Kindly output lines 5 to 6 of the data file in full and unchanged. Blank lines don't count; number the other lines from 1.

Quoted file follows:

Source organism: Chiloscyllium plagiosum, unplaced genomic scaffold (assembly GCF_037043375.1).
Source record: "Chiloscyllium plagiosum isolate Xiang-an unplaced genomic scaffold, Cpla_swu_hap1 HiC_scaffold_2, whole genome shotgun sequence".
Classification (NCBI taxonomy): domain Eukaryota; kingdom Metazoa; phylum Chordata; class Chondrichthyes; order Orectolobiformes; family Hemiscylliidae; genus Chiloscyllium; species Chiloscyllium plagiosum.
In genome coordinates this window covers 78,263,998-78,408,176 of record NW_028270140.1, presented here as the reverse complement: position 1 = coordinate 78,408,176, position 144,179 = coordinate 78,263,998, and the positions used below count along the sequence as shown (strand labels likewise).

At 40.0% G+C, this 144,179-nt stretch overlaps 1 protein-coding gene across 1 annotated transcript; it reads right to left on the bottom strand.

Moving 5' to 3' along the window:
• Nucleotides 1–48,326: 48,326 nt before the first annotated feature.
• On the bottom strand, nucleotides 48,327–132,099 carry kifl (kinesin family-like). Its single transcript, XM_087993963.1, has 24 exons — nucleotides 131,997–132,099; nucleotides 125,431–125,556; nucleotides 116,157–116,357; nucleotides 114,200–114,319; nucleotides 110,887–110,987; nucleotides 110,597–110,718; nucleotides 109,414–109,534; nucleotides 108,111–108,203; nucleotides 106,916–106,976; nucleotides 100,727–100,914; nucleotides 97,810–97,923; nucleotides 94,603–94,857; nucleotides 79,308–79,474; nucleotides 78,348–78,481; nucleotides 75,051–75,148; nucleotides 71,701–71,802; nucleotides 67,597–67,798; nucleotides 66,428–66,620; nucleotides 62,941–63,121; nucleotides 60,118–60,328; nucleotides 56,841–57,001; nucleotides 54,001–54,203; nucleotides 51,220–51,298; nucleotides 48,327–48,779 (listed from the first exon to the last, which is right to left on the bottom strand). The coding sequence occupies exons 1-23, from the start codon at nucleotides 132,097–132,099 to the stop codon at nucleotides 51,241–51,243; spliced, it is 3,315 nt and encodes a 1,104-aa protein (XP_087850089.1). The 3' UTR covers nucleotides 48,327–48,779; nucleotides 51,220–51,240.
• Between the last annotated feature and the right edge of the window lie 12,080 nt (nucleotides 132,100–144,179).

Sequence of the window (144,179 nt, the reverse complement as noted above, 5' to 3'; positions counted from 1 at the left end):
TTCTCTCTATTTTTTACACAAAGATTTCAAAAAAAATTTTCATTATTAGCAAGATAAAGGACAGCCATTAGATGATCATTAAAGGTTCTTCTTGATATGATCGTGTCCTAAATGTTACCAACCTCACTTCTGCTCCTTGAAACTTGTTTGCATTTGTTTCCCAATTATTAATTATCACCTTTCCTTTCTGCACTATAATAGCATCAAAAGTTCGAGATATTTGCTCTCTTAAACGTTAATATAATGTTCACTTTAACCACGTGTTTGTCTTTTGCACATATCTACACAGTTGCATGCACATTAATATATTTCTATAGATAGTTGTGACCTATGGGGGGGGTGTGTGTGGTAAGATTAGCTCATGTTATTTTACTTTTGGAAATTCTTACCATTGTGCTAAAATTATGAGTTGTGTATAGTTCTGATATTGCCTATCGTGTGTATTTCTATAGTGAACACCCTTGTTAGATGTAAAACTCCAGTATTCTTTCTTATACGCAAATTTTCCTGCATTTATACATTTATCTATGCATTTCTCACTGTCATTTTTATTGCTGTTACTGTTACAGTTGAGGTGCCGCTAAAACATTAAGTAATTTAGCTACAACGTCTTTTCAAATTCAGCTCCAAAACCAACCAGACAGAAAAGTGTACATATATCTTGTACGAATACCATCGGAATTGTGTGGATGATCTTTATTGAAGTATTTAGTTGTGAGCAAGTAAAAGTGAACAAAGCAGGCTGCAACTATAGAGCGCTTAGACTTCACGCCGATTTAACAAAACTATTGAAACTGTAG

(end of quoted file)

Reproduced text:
At 40.0% G+C, this 144,179-nt stretch overlaps 1 protein-coding gene across 1 annotated transcript; it reads right to left on the bottom strand.

Moving 5' to 3' along the window: